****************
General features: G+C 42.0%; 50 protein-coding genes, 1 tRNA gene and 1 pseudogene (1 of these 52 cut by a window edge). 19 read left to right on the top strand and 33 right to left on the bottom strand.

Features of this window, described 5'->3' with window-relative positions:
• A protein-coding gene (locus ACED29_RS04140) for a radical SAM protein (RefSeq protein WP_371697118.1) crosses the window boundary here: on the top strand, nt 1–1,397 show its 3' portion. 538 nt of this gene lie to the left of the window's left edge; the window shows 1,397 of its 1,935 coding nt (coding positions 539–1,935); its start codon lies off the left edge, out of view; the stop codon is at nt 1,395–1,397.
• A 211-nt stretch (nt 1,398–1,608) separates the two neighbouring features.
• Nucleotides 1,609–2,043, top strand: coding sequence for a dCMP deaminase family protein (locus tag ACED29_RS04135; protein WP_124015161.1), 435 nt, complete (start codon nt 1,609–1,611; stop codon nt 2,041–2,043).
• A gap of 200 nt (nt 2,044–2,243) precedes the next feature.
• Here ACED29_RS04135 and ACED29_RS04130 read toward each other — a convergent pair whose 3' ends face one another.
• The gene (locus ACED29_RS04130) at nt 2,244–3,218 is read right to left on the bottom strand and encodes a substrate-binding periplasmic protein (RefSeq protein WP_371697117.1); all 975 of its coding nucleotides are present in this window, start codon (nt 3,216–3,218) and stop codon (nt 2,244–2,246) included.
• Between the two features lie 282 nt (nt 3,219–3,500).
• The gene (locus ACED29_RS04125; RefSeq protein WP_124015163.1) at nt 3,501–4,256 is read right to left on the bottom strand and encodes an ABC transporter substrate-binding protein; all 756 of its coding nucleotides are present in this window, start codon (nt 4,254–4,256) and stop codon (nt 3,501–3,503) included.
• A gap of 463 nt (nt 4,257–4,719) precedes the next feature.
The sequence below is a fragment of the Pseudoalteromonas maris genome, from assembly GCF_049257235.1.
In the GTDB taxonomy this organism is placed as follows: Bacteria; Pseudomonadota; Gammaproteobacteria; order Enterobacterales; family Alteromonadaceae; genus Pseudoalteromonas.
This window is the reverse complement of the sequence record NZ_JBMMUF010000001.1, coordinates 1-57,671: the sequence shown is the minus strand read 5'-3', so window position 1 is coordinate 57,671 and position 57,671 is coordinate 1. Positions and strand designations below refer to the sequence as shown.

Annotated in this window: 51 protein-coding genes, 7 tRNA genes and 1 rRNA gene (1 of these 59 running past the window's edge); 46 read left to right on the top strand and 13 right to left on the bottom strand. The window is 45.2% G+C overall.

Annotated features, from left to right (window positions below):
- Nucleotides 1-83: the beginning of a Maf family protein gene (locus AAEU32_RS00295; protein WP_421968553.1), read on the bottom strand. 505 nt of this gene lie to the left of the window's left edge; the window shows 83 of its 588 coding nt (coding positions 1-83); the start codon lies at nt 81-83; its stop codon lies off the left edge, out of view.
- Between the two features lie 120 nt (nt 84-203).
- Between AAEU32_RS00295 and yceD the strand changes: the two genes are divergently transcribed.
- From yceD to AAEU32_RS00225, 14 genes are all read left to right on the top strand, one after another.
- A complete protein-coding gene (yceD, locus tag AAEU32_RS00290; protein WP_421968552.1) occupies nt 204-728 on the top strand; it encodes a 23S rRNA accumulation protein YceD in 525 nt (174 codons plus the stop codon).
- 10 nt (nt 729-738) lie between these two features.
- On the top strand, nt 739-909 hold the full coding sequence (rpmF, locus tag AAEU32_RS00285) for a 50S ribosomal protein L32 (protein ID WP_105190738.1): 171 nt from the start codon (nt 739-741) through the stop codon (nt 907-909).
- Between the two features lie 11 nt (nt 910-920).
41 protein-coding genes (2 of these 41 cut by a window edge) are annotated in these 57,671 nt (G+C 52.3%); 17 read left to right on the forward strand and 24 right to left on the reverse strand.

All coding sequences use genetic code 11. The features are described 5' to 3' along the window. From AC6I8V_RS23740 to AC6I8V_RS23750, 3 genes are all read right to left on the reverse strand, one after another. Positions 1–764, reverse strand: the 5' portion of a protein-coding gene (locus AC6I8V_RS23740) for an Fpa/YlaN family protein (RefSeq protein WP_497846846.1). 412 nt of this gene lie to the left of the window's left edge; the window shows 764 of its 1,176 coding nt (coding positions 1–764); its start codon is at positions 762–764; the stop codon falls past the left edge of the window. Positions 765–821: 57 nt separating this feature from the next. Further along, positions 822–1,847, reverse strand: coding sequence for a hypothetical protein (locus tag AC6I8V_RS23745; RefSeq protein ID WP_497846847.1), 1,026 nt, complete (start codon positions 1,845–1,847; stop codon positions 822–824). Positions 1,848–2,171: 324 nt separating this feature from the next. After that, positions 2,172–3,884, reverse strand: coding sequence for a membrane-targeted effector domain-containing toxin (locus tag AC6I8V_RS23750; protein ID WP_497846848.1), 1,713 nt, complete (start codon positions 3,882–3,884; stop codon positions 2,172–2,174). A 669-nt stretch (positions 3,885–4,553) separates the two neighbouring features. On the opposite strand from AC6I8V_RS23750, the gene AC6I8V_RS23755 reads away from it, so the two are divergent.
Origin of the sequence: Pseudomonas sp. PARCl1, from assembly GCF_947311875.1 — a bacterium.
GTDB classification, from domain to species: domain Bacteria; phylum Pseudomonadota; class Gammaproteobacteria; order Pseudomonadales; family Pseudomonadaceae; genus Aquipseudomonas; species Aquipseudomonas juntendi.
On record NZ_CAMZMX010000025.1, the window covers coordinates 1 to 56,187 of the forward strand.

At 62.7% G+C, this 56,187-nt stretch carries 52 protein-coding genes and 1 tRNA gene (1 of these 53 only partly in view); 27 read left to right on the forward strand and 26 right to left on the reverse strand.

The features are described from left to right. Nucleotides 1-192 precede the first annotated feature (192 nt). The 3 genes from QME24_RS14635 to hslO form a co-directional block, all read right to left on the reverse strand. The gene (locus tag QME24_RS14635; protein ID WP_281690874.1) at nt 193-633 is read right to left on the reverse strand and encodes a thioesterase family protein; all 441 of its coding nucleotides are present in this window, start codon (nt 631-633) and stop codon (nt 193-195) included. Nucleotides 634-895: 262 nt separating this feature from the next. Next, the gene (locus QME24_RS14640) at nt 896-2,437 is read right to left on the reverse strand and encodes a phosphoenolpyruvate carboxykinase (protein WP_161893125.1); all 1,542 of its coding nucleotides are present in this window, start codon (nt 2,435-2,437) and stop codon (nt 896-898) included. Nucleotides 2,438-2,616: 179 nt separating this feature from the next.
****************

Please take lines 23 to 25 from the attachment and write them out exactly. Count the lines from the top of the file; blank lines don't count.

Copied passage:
- On the top strand, nt 739-909 hold the full coding sequence (rpmF, locus tag AAEU32_RS00285) for a 50S ribosomal protein L32 (protein ID WP_105190738.1): 171 nt from the start codon (nt 739-741) through the stop codon (nt 907-909).
- Between the two features lie 11 nt (nt 910-920).
41 protein-coding genes (2 of these 41 cut by a window edge) are annotated in these 57,671 nt (G+C 52.3%); 17 read left to right on the forward strand and 24 right to left on the reverse strand.